Human adipose-derived mesenchymal stem cells (hAMSCs) are capable of immunomodulation and regeneration after neural injury. For these reasons, hAMSCs have been investigated as a promising stem cell candidate for stroke treatment. However, noninvasive experiments studying the effects of grafted stem cells in the host brain have not yet been reported. Cerebrospinal fluid (CSF), which can be collected without sacrificing the subject, is involved in physiological control of the brain and reflects the pathophysiology of various neurological disorders of the central nervous system (CNS). Following stem cell transplantation in a stroke model, quantitative analysis of CSF proteome changes can potentially reveal the therapeutic effect of stem cells on the host CNS. We examined hAMSC-secreted proteins obtained from serum-free culture medium by liquid chromatography-tandem mass spectrometry (LC-MS/MS), which identified several extracellular matrix proteins, supporting the well-known active paracrine function of hAMSCs. Subsequently, we performed label-free quantitative proteomic analysis on CSF samples from rat stroke models intravenously injected with hAMSC (experimental) or phosphate buffered saline (control). In total, 524 proteins were identified; among them, 125 and 91 proteins were increased and decreased with hAMSC treatment, respectively. Furthermore, gene set enrichment analysis revealed three proteins, 14-3-3 theta, MAG, and neurocan, that showed significant increases in the hAMSC-treated model; these proteins are core members of neurotrophin signaling, nerve growth factor (NGF) signaling, and glycosaminoglycan metabolism, respectively. Subsequent histological and neurologic function experiments validated proliferative neurogenesis in the hAMSC-treated stroke model. We conclude that (i) intravenous injection of hAMSCs can induce neurologic recovery in a rat stroke model and (ii) CSF may reflect the therapeutic effect of hAMSCs. Additionally, proteins as 14-3-3 theta, MAG, and neurocan could be considered as potential CSF biomarkers of neuroregeneration. These CSF proteome profiling results would be utilized as valuable resource in further stroke studies.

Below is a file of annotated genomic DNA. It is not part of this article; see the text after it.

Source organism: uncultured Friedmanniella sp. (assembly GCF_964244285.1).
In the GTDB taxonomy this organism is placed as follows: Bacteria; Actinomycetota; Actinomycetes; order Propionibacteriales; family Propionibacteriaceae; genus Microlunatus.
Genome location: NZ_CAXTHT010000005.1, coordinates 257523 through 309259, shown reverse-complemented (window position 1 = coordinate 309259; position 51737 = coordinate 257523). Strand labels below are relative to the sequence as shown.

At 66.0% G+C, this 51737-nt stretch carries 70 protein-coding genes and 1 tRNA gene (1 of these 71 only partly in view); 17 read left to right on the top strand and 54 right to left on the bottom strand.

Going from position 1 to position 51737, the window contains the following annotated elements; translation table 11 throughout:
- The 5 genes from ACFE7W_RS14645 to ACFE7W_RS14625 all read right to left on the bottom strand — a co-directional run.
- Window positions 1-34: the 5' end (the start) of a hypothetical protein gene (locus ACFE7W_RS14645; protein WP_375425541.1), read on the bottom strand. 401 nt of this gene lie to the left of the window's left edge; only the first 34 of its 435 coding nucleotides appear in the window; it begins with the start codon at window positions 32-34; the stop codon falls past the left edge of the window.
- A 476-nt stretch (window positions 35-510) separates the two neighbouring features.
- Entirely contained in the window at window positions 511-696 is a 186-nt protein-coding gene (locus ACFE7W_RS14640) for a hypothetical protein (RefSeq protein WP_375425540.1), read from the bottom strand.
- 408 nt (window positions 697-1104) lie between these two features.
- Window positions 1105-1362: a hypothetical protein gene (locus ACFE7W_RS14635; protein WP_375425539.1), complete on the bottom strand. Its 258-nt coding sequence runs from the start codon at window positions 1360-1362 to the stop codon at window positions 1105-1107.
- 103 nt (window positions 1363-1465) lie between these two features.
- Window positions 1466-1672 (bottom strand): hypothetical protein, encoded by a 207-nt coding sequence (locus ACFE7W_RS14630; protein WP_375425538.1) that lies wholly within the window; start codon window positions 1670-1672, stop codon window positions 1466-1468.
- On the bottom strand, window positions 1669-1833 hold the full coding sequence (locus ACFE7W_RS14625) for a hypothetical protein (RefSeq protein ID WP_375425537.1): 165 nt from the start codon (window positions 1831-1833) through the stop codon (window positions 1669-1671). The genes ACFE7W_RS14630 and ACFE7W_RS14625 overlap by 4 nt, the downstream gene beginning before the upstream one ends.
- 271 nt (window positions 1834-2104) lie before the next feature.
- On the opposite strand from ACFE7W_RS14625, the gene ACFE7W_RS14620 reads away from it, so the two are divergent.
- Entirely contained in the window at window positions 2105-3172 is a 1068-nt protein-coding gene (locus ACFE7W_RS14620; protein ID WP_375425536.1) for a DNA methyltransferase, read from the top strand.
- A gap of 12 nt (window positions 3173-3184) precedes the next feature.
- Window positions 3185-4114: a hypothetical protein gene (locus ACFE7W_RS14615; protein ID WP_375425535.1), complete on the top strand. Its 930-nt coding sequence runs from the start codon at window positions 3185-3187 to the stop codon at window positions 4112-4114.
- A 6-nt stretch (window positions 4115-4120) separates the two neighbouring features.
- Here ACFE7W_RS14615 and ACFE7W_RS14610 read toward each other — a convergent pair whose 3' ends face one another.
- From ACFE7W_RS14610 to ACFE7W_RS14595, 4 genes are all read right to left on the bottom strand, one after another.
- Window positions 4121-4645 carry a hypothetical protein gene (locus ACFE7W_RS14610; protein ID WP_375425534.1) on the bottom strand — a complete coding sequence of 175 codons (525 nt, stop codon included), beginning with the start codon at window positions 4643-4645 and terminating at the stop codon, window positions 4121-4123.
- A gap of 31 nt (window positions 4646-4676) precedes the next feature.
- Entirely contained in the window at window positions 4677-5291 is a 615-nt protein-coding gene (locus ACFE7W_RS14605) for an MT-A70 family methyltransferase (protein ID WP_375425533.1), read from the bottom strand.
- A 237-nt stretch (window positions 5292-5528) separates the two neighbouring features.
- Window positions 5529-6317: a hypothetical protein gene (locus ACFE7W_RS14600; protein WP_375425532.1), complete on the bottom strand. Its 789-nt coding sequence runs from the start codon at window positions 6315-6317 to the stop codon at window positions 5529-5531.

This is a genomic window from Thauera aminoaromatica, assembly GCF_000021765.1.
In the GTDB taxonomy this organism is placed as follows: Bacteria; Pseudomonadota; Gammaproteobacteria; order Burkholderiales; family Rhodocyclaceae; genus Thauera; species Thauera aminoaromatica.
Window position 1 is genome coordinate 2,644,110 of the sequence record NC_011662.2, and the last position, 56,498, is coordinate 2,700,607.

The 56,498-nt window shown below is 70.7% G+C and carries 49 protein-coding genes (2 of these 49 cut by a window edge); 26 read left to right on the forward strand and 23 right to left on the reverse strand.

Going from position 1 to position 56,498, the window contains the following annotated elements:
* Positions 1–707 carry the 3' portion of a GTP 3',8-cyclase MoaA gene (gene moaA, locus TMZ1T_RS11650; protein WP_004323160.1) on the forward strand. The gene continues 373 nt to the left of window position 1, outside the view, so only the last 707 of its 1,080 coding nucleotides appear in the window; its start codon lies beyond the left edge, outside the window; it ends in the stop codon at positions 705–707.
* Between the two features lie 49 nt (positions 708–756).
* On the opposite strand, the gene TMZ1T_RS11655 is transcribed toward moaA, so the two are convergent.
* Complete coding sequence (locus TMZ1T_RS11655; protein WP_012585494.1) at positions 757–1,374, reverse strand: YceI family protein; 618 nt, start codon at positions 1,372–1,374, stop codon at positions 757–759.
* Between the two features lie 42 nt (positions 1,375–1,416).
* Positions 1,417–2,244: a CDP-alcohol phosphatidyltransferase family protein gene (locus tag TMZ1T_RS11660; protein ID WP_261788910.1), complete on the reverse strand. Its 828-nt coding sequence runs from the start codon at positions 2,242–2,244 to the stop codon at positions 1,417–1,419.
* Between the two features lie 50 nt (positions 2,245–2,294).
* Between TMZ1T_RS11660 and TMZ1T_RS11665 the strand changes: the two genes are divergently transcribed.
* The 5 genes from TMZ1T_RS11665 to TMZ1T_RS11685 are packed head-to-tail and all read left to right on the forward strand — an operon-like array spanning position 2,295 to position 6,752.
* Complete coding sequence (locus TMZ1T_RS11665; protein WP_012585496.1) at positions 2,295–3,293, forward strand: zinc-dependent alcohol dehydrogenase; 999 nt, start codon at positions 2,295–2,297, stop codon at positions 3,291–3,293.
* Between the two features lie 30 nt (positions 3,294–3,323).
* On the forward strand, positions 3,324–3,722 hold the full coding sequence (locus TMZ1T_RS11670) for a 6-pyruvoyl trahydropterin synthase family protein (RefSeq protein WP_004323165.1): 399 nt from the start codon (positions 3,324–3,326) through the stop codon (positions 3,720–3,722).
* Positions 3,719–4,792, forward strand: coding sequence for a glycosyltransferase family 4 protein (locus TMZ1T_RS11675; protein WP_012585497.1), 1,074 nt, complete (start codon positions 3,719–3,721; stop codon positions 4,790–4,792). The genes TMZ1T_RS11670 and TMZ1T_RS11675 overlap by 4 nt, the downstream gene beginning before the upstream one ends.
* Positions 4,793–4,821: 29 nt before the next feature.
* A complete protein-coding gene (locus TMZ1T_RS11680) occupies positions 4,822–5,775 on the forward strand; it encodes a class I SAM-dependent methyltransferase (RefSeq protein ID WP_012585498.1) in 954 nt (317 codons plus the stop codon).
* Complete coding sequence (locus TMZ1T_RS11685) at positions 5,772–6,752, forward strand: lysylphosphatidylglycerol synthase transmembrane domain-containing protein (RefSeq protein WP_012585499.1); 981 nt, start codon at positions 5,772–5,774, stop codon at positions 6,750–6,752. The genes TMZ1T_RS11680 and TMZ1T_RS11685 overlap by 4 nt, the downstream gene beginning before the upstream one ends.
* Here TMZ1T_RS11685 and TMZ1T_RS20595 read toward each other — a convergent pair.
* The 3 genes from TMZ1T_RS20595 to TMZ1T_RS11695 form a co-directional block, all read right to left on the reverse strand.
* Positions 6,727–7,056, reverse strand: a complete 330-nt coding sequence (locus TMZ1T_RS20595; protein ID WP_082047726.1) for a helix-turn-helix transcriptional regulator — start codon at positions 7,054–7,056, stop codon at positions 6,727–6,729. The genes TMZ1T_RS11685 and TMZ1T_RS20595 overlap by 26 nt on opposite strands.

Bibliographical noteFunding Information:
The author(s) disclosed receipt of the following financial support for the research, authorship, and/or publication of this article: This study was supported in part by grants from Korea University (K1913911, K2011341); the Basic Science Research Program through the National Research Foundation (NRF) funded by the Korean Ministry of Education, Science and Technology (NRF-2013R1A1A2057994); and the Korean Health Technology R&D Project, Ministry of Health & Welfare, Republic of Korea (HI12C03370400) to Dong-Hyuk Park. This study was also supported in part by a grant from the Collaborative Genome Program for Fostering New Post-Genome Industry (NRF-2017M3C9A5031597) of the National Research Foundation funded by the Korean Ministry of Science and ICT to Sang Won Lee. We would also like to acknowledge the financial support from the Korea Healthcare Technology R&D Project (HI16C1002) and the Basic Science Research Program through the National Research Foundation (NRF-2017R1D1A1B03035760, NRF-2019R1C1C1010602, NRF-2017M3C7A1027472) funded by the Korean Ministry of Education, Science and Technology.
© The Author(s) 2021.
ASJC Scopus subject areas
- General Medicine